Issue The preview not written

As told by Michael Wood

There is another preview of City’s match with bottom of the league Barnet which will never be written.

In that preview City are all at sea having lost Peter Taylor to be Newcastle United’s assistant manager and are looking at what can be salvaged from the season that promised much and threatened to deliver nothing having been derailed by his exit.

Perhaps in that preview there would be a stark statement of a few facts about the season and the position that City are in which – if not designed to cushion the blow – would have pointed out that so far Taylor’s team have patchy form but the hope of improvement that is common with pretty much every City manager since the club slipped from the Premier League.

In doing so it would have said that we might not want to get too upset about Taylor’s exit because – from the point of view of what is in the hand, rather than the bush – City can easily get their hands on another manager to have high hopes in.

However such talk would have been scant consolation. In Peter Taylor City have a manager who not only is able to coach the first team but has a knowledge of what is needed to grow the club which is unparalleled amongst his peers, be they other League Two managers or former City bosses. Colin Todd would probably have been able to point out the necessities for improvement at Valley Parade: decent pitch, new training facilities, proper preparations; but never seemed to take the time to do so. Taylor has done and it is that knowledge, as well as his team and tactics, which the 58 year old should be retained for.

Taylor knows what works at a football club – even if he might not know how to get those things in place at City – and to hear Mark Lawn say the he considers the manager to be doing a good job despite the fact that the club is some way off the stated aim of promotion perhaps suggests that the joint chairman has heard Taylor’s suggestions and – having not delivered on them – shares some of them blame.

“Doing a good job considering the fact I promised him a new training ground and didn’t deliver one” might have been more accurate.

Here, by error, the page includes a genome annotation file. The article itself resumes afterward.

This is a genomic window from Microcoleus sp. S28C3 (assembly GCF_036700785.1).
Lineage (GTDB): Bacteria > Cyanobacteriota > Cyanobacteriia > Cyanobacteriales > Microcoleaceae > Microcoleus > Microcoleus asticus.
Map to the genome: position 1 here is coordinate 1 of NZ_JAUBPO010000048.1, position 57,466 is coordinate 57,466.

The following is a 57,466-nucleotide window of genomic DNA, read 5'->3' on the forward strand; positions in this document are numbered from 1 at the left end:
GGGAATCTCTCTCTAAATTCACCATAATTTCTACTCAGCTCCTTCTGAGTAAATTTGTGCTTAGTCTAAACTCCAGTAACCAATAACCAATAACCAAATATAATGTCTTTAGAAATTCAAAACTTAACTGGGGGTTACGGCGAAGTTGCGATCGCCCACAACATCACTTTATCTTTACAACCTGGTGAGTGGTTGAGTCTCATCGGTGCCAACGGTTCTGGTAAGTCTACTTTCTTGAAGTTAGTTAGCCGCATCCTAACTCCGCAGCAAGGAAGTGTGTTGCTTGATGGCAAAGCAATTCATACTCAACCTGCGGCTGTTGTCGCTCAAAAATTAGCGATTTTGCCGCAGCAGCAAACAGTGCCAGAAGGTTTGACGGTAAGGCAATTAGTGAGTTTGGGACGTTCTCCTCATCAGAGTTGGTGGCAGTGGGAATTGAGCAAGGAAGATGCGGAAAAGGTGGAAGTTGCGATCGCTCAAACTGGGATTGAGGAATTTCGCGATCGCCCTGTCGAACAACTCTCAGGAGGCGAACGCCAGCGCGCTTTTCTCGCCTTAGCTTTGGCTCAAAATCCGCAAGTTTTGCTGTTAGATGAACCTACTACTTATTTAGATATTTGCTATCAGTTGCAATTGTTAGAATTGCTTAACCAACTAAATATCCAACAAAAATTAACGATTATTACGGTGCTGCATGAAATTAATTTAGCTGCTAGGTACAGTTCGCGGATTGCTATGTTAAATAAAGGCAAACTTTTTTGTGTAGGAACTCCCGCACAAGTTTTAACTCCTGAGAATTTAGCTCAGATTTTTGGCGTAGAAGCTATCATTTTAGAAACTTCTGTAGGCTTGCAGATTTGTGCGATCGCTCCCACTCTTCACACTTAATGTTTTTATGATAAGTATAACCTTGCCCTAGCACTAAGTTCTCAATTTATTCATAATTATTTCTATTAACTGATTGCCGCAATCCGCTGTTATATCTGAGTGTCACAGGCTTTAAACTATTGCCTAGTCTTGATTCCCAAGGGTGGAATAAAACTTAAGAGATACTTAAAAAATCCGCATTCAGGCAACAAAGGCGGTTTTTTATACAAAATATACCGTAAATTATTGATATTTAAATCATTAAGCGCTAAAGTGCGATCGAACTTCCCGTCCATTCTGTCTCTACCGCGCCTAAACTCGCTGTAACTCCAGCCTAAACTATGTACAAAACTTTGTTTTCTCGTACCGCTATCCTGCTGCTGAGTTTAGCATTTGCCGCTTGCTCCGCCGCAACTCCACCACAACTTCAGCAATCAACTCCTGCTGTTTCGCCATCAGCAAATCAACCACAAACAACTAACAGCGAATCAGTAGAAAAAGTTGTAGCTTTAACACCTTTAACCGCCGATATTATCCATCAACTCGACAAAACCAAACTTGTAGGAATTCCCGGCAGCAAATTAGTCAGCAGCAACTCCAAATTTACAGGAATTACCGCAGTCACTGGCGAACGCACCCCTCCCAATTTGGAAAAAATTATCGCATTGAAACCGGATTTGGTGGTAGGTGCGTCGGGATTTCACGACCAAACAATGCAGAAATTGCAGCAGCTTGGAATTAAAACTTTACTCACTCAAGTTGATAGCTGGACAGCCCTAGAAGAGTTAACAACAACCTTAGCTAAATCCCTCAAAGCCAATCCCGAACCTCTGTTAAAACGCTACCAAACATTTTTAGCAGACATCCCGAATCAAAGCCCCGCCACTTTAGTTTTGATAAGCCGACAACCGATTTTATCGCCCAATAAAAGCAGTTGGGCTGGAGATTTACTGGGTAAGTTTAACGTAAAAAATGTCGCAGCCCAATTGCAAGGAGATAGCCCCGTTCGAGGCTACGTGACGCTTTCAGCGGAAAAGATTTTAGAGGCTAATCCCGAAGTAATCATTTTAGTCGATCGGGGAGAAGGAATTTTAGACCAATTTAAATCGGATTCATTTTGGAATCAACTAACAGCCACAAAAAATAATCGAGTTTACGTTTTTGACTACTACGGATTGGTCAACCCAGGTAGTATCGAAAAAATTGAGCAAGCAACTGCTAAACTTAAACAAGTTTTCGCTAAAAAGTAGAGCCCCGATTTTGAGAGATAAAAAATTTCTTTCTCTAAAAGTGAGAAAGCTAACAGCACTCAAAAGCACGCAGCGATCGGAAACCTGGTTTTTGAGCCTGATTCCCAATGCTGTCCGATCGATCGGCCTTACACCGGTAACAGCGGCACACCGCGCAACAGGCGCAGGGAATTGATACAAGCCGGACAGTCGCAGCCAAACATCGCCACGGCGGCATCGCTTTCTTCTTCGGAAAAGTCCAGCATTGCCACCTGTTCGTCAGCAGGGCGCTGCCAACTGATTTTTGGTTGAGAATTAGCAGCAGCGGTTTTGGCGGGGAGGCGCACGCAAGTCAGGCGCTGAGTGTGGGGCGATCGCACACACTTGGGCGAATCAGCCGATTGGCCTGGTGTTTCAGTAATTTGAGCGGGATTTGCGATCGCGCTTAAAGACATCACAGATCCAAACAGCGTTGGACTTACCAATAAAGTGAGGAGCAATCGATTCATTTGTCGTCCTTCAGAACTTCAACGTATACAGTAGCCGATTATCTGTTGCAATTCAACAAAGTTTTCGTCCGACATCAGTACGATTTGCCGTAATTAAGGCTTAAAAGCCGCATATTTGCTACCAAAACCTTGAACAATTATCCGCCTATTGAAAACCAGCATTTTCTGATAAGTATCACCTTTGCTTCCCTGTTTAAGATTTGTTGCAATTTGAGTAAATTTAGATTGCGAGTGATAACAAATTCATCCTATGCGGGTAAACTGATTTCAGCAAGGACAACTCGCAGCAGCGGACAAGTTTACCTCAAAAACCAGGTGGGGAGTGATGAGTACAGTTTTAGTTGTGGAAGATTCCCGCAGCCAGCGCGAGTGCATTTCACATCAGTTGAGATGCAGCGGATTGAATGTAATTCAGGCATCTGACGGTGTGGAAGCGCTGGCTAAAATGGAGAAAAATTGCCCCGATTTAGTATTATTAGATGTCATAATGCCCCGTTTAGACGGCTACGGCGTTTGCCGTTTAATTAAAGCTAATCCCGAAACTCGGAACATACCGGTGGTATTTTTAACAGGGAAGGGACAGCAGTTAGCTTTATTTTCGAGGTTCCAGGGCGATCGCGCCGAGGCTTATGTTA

It matters little. As long as Lawn understands, to paraphrase Socrates, that all he knows is that he know less than Taylor then the chairman will do well and his focus now having heard his manager is staying is to get the new facilities and ultimately aim for the single lasting contribution which a chairman could make to turn around the club – which is to address the rent and Valley Parade situation. That, and that alone, will change the club in a permanent way.

So Taylor takes the team he could not leave into a games with bottom of the pile Barnet and in good form. A host of loanees have been retained with Richard Eckersley and Rob Kiernan joining Lenny Pidgley as “staying”, at least for a bit.

Jason Price, however, exits to be replaced by Hull City kid Mark Cullen who joins the club. Jake Speight has returned from loan but the front three of Omar Daley – able to drop back to make a midfield four – with in form Gareth Evans and James Hanson.

Tommy Doherty will hope for a recall but may be frustrated by Lee Bullock’s performance while Tom Adeyemi and David Syers provide super engines of energy in the middle. For both the biggest fear is that Monday’s win builds too much confidence, and Taylor’s job is to drum home that it was effort and not excellence which won the match.

Pidgley continues in goal with Eckersley at right back and Luke O’Brien on the left. Steve Williams’ four week injury on Monday is a blow with Kiernan set to replace him alongside Luke Oliver.

There are other match reports that replace Leon Best’s name with Oliver’s, follow Taylor to the Toon and securing a debut hat trick, but they are fanciful and City it seems are able to concentrate on the here and now.